SLRP: XXXIV. On A Promising Pupil and XXXV.On The Friendship Of Kindred Minds

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Seneca,

I received two of your letters today, and it seems to me that there is a commonality between them.  In the first, you extol the praises of your student, and you remark on the relationship between teacher and student.  In the second, you remark on the relationship between friends, and the bonds of love.

This has me thinking, in many traditions (and based upon your first letter, even in ours) the teacher-student lineage is an important one.  Oftentimes, in historical analysis, we can detect some … creative heritage making.  It’s important to be able to trace back a lineage, for most folks, as some guarantee of authenticity in the teachings.

We Stoics work to draw our lineage to Socrates, as do the Cynics (a bit tenuous, there).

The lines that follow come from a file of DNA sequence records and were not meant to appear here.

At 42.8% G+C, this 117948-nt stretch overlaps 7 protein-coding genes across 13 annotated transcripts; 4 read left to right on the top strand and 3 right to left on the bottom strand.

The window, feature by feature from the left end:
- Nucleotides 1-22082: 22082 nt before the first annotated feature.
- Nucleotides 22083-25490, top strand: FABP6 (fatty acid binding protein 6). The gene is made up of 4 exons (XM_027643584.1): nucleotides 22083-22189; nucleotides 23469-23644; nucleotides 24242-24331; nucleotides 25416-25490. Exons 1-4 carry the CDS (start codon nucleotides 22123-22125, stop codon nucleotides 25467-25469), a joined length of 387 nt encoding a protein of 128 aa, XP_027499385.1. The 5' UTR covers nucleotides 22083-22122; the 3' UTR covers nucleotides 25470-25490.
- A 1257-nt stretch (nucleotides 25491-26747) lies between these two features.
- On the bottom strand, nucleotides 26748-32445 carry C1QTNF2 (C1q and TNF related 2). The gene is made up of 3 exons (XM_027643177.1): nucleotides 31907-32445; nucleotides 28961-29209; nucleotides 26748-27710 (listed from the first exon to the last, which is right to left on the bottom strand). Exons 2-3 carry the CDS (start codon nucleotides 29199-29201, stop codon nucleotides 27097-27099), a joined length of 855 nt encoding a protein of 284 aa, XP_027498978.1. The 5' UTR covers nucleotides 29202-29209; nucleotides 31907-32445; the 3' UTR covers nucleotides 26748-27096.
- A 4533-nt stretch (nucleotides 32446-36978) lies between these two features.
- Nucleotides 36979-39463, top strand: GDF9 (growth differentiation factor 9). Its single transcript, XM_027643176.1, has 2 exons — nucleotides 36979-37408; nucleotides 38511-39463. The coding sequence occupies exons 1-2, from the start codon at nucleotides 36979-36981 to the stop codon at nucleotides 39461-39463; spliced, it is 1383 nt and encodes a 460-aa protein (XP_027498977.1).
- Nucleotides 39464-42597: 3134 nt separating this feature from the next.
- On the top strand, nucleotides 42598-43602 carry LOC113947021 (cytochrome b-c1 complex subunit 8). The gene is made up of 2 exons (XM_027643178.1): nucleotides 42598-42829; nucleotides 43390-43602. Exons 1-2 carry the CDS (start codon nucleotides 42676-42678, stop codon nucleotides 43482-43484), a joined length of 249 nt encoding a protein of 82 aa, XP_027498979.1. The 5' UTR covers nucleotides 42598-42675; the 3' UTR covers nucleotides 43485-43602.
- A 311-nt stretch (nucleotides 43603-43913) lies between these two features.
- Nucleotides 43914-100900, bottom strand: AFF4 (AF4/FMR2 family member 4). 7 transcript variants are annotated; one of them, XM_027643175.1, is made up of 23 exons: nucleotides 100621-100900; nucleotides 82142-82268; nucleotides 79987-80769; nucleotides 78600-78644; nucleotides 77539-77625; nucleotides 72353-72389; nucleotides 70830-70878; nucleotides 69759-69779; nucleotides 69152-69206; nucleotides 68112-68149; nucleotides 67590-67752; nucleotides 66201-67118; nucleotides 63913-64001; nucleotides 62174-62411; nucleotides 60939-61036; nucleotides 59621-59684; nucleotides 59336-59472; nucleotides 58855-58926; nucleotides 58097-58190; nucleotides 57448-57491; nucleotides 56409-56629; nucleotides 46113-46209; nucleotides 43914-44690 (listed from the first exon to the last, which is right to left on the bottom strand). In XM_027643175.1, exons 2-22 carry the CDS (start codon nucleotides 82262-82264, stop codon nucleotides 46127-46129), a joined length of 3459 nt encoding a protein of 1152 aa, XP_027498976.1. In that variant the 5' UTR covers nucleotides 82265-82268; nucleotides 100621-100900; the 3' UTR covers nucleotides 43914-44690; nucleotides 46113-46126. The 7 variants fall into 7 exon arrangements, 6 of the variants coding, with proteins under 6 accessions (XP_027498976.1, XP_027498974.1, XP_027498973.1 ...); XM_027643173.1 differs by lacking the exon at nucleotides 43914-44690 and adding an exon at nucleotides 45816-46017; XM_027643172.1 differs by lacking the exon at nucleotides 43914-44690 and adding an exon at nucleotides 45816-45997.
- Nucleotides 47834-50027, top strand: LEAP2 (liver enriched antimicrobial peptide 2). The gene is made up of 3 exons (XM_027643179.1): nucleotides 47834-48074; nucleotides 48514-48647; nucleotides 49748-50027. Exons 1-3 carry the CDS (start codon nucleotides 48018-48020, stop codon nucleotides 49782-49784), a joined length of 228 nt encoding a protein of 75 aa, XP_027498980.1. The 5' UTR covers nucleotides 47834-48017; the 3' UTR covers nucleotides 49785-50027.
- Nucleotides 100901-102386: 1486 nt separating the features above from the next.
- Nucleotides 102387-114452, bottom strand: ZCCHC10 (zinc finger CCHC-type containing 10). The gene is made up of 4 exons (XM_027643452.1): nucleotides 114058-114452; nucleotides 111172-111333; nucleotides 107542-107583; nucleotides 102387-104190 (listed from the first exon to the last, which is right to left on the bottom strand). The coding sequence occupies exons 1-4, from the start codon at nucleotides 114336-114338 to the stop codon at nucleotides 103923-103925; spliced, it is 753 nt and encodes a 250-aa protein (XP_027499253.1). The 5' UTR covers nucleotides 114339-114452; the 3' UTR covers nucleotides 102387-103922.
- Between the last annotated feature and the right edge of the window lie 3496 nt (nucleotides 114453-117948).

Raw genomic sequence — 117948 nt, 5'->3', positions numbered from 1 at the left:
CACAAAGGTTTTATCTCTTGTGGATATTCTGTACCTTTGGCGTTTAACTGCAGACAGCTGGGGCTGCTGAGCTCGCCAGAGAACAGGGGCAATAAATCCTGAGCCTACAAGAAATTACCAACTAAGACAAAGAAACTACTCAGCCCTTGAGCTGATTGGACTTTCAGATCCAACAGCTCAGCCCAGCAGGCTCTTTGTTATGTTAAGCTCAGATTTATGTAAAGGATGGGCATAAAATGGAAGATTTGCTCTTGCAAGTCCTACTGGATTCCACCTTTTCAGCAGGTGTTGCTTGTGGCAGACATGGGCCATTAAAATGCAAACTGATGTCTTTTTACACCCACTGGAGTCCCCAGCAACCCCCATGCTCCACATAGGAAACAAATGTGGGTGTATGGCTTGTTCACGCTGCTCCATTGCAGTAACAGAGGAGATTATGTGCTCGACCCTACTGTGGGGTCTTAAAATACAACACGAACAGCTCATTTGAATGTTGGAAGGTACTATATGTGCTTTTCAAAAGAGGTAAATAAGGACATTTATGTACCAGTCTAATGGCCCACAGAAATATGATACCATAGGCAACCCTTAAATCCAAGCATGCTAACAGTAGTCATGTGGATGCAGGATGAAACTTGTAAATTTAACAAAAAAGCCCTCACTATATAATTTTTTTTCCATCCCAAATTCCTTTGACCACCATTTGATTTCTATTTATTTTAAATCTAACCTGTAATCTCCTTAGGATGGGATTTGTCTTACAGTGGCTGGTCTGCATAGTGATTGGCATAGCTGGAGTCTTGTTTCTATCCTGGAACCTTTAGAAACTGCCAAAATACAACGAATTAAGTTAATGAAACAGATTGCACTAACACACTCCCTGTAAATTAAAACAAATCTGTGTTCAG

Aside from pedagogical authenticity, I wonder if there’s some good reason for such a pedagogical lineage.  Maybe it’s the case that we’re unable to see our own progress, and even if we’re progressing in the correct ways and correct things.  If that’s the case, then the role of a teacher/mentor is indispensable.

Maybe we moderns are floundering without the rigor which a teacher can provide.  We can see in the writings of Musonius and Epictetus that they lay a firm hold on their students’ education in virtue.

We lack Stoic teachers.  We are all students floundering and splashing around in the pool and we call it swimming.

Farewell.


Part of Michel Daw’s Reading Plan of Seneca’s Letters.

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